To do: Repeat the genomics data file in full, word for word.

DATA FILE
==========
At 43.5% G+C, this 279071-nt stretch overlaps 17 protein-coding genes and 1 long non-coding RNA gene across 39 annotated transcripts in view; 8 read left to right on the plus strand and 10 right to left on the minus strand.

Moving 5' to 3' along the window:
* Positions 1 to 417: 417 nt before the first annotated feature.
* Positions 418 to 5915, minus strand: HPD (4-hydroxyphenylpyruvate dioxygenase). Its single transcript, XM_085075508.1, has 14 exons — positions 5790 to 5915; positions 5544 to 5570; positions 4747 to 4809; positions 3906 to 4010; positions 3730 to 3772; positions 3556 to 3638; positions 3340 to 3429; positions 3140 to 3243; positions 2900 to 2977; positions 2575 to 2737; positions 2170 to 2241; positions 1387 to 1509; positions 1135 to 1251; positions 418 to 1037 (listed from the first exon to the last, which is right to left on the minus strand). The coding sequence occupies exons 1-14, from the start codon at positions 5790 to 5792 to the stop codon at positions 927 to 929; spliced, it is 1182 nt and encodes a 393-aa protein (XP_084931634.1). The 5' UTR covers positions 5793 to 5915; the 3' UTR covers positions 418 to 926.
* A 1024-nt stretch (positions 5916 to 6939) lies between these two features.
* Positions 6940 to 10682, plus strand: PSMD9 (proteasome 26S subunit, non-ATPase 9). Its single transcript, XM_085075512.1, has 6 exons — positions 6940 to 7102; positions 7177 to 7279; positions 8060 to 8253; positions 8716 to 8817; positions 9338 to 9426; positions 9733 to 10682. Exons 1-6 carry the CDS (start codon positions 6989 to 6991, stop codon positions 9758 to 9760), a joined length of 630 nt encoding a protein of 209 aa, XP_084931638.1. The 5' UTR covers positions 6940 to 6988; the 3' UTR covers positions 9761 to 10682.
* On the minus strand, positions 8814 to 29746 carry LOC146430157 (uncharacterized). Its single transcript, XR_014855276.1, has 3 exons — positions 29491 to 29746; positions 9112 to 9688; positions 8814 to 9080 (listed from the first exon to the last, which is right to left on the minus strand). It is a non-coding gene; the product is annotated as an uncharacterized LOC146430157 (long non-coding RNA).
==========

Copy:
At 43.5% G+C, this 279071-nt stretch overlaps 17 protein-coding genes and 1 long non-coding RNA gene across 39 annotated transcripts in view; 8 read left to right on the plus strand and 10 right to left on the minus strand.

Moving 5' to 3' along the window:
* Positions 1 to 417: 417 nt before the first annotated feature.
* Positions 418 to 5915, minus strand: HPD (4-hydroxyphenylpyruvate dioxygenase). Its single transcript, XM_085075508.1, has 14 exons — positions 5790 to 5915; positions 5544 to 5570; positions 4747 to 4809; positions 3906 to 4010; positions 3730 to 3772; positions 3556 to 3638; positions 3340 to 3429; positions 3140 to 3243; positions 2900 to 2977; positions 2575 to 2737; positions 2170 to 2241; positions 1387 to 1509; positions 1135 to 1251; positions 418 to 1037 (listed from the first exon to the last, which is right to left on the minus strand). The coding sequence occupies exons 1-14, from the start codon at positions 5790 to 5792 to the stop codon at positions 927 to 929; spliced, it is 1182 nt and encodes a 393-aa protein (XP_084931634.1). The 5' UTR covers positions 5793 to 5915; the 3' UTR covers positions 418 to 926.
* A 1024-nt stretch (positions 5916 to 6939) lies between these two features.
* Positions 6940 to 10682, plus strand: PSMD9 (proteasome 26S subunit, non-ATPase 9). Its single transcript, XM_085075512.1, has 6 exons — positions 6940 to 7102; positions 7177 to 7279; positions 8060 to 8253; positions 8716 to 8817; positions 9338 to 9426; positions 9733 to 10682. Exons 1-6 carry the CDS (start codon positions 6989 to 6991, stop codon positions 9758 to 9760), a joined length of 630 nt encoding a protein of 209 aa, XP_084931638.1. The 5' UTR covers positions 6940 to 6988; the 3' UTR covers positions 9761 to 10682.
* On the minus strand, positions 8814 to 29746 carry LOC146430157 (uncharacterized). Its single transcript, XR_014855276.1, has 3 exons — positions 29491 to 29746; positions 9112 to 9688; positions 8814 to 9080 (listed from the first exon to the last, which is right to left on the minus strand). It is a non-coding gene; the product is annotated as an uncharacterized LOC146430157 (long non-coding RNA).